Choi's Olympic dream still in doubt

PUBLISHED : Monday, 20 June, 2011, 12:00am
UPDATED : Monday, 20 June, 2011, 12:00am


Youngster Choi Ki-ho lived up to expectations when clinching the Hong Kong road race title in Tai Po yesterday, but his dream of taking part in the London Olympic Games remains uncertain.

Over 100 top riders took part in the 105-kilometre race along Bride's Pool Road in Tai Mei Tuk Country Park, including veteran Wong Kam-po and reigning world scratch champion Kwok Ho-ting, as they sought to grab Olympic qualifying points.

But it was Choi, winner of the Tour of Korea in April, who proved his status as the leading domestic road race rider, the 20-year-old finishing the hilly course in two hours, 41 minutes and 29 seconds.

Yeung Ying-hon, the East Asian Games silver medallist in 2009, was seven seconds behind in second place, while Wong, racing for the first time in two months after a collar bone injury, was third in 2.41.40.

'I like the road race very much and want to compete in the London Olympic Games,' said Choi, who was also the top finisher from Asia at last year's World Under-23 Championship in Australia.

'But we face a tough task as our national rankings fall behind our Asian counterparts and there are not too many races left before the qualifiers end in September.'

Choi and his teammates will leave for the Tour of Qinghai Lake on the mainland tomorrow. 'It's a top-class event in Asia with extreme conditions of racing at high altitude. Even though the race won't start until July, we have to get there early for acclimatisation because we need to be at our best if we want to score points,' said Choi.

Hong Kong are seventh on the Asia Tour rankings, but only the top four nations are eligible to send riders to London. However, individual athletes from countries outside the top four also have a chance to go if they finish in the top 10 of the individual rankings, under special provisions by the international cycling body.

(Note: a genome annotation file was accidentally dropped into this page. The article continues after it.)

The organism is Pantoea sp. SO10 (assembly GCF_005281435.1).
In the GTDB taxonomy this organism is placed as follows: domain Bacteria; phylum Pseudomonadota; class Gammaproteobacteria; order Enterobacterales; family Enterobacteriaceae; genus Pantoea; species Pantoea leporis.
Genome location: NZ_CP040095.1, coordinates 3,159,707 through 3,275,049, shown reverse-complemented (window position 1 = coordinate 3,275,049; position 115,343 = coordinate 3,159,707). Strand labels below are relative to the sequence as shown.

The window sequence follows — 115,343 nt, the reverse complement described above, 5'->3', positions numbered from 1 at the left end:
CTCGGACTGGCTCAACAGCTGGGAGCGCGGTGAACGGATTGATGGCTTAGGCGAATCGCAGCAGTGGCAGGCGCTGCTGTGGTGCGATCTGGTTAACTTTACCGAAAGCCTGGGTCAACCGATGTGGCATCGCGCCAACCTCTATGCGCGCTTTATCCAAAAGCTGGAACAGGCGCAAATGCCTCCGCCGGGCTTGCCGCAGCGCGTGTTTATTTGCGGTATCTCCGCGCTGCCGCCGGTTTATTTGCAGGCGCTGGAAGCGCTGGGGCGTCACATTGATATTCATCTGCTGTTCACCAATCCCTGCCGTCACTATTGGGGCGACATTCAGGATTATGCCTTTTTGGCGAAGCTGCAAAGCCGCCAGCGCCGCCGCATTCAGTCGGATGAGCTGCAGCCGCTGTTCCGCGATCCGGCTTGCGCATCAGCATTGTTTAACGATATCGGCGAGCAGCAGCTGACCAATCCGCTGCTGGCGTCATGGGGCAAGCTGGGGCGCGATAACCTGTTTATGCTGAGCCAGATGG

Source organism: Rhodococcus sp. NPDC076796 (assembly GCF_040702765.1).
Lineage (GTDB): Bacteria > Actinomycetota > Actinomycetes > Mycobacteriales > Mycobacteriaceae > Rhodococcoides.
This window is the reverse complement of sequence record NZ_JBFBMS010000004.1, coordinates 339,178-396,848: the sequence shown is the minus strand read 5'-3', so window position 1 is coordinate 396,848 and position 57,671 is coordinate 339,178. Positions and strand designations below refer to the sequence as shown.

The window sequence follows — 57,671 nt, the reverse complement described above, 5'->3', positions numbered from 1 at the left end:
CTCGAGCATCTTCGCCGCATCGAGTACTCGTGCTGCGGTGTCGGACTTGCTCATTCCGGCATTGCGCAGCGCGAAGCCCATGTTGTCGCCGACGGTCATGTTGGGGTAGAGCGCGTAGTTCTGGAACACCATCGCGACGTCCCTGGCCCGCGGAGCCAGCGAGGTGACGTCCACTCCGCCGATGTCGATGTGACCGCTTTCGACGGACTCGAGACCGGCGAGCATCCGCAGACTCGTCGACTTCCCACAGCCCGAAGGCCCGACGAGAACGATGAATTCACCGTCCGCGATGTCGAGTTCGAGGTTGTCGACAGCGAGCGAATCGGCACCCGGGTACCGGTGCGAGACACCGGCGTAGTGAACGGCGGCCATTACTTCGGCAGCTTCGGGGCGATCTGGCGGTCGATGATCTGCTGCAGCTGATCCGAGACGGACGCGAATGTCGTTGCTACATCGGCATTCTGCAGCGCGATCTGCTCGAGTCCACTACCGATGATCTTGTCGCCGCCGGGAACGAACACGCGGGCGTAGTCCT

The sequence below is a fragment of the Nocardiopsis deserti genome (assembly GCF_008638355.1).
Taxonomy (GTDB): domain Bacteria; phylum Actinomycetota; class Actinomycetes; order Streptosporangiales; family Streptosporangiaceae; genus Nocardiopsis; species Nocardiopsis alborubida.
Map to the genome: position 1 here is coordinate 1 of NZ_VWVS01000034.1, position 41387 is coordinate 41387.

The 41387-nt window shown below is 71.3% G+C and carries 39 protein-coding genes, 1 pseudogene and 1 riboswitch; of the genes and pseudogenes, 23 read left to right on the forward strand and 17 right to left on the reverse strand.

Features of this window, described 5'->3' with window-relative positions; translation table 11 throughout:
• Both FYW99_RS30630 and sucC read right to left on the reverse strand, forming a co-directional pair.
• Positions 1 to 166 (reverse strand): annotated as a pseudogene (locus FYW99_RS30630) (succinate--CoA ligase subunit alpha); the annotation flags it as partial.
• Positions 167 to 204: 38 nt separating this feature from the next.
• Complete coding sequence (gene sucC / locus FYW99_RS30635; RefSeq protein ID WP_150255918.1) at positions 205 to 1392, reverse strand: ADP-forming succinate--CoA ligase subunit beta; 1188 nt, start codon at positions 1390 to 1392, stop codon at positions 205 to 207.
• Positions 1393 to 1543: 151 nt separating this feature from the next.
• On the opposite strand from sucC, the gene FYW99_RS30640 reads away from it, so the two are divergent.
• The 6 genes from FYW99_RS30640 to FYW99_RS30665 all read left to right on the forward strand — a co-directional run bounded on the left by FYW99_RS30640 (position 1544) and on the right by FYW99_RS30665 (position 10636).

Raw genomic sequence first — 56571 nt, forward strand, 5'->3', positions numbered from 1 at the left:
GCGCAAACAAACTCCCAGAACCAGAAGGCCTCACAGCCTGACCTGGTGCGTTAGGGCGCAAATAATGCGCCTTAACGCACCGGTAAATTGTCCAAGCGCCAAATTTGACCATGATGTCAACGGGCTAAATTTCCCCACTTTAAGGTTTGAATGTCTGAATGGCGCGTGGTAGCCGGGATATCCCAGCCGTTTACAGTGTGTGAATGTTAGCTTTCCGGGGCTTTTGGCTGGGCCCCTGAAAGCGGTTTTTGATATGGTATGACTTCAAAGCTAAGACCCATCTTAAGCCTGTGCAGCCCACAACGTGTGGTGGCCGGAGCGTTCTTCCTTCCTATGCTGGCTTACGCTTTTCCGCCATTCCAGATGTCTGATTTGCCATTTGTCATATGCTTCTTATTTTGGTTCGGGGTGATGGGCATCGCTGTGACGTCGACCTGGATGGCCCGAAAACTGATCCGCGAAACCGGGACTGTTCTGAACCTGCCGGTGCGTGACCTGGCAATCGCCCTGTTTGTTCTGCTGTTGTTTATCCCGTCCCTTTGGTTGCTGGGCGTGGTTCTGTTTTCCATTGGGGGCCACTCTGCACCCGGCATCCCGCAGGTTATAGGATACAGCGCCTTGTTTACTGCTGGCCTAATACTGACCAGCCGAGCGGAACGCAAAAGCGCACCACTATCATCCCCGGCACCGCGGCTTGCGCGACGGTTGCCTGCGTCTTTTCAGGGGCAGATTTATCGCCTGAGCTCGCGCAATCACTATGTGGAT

Hong Kong grabbed 125 Asia Tour ranking points from yesterday's race, with Choi taking the bulk of them - 40 - for his victory. That could see them break into the top four, at least temporarily. This improvement in their ranking would mean little if rival countries also staged their own national championships and awarded an equal number of qualifying points to their riders.

Wong, who broke away with Choi and other Hong Kong team members from the peloton in the early stages of the race, admitted he was still struggling to regain his best form.

'I am only about 70 to 80 per cent fit,' said Wong. 'I didn't do too much when sprinting. The Tour of Qinghai Lake will be a good opportunity for me to race with my teammates again.'

Wong has been to four consecutive Olympics since the 1996 Atlanta Games, but a fifth appearance may be too far to reach after his favoured event - the points race on the track - was dropped from the London programme.

'I won't think too much about the London Games at this stage,' he said. 'We try to win points as many as possible and see how things go at the end of the qualification in September.'


The number of points Hong Kong had in the Asia Tour at the end of last month

- Fourth placed Malaysia had 181